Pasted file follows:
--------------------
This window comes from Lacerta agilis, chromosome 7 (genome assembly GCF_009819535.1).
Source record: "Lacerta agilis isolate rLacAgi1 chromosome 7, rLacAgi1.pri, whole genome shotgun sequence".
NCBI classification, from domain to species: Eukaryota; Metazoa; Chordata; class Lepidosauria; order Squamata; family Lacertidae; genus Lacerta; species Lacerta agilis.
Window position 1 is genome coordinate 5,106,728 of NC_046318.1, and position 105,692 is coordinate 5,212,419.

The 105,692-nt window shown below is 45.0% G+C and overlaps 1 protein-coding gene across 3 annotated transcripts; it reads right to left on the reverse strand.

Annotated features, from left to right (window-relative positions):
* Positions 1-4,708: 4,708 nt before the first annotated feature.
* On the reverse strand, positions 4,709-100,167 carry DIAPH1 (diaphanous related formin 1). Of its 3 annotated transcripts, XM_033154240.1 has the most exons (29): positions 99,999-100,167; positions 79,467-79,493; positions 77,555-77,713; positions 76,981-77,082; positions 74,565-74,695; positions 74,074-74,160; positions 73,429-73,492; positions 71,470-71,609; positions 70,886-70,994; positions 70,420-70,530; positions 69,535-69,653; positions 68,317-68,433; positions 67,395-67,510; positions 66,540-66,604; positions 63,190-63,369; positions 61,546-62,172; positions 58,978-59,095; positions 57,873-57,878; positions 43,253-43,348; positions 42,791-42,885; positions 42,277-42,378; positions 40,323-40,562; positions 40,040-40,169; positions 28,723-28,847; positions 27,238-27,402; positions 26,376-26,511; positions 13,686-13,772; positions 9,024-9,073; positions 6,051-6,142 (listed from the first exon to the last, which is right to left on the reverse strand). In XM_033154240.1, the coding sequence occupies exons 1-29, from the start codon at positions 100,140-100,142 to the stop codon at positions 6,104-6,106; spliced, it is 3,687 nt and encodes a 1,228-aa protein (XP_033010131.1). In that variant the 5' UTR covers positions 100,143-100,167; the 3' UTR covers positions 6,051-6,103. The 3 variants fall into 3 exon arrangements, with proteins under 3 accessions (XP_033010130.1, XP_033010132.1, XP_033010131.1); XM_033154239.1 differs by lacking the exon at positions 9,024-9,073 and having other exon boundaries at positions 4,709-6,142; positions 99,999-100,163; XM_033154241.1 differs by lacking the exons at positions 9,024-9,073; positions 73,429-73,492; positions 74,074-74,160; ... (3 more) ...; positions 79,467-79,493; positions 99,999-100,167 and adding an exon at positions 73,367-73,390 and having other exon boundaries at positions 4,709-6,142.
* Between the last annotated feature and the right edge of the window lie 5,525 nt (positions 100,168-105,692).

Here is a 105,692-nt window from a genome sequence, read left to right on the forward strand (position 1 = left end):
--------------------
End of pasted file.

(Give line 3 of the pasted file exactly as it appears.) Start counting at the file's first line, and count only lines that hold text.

NCBI classification, from domain to species: Eukaryota; Metazoa; Chordata; class Lepidosauria; order Squamata; family Lacertidae; genus Lacerta; species Lacerta agilis.